The local ELCA Lutheran congregation voted on Sunday to leave the national church over the social statement adopted last summer.
One of my best friends and her family have been members of this congregation for over twenty years. As good country folk, the church was their social community and home away from home; relationships formed in church were very important to them, and the Lutheran spirituality permeated their lives.
This Sunday, though, things changed. It has been brewing for a long time; the pastor had made it very clear in the pulpit that he wanted to take the congregation out of the ELCA. The congregation has been breaking into two groups, and there was little Christian charity from one side toward the other. No room for disagreeing on 'the gay issue.' No room for sharing at Christ's table for those who, in good faith and conscience, held to a position that others disagreed with. One side just couldn't have that. There is no compromising the 'purity' of the faith.
There were some underhanded political moves as well. Human beings are political beings.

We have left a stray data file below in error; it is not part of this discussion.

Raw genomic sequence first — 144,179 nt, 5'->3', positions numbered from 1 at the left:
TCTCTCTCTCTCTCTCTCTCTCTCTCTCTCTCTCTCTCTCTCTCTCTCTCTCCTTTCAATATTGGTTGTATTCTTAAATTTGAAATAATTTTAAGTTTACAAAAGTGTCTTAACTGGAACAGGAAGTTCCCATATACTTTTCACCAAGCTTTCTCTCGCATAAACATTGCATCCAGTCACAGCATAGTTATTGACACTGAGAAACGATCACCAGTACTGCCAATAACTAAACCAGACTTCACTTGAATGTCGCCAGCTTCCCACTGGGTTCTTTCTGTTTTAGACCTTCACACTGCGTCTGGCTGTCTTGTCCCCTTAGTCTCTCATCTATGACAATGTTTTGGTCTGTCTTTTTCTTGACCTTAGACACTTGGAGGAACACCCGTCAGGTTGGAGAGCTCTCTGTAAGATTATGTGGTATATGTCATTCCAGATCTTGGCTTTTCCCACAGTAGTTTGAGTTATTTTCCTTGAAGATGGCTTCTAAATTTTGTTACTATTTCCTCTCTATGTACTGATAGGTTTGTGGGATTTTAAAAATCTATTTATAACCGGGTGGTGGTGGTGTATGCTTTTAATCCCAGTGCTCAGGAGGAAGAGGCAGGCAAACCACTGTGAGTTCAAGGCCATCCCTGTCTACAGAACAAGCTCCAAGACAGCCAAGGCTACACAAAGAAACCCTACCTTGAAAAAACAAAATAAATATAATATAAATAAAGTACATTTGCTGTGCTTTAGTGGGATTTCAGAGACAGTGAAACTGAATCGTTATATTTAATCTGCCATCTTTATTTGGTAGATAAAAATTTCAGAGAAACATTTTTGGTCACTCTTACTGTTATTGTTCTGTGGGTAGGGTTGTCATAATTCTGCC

The pain I saw in their faces hurt me deeply. The actions on Sunday were divorce and death at the same time. I know that they'll persevere. They're not giving up, as the vote won't be final until ninety days from now. They'll keep trying to heal wounds and exorcise demons that work so hard to fracture and destroy the Body of Christ (Yes, I say exorcise; when hate, pride, and schism abound, I say something dark is at work). Will it work? I have no clue. But I know them, and I know the depth of their faith. That doesn't erase the pain, though.
Psychographics and Real Politics
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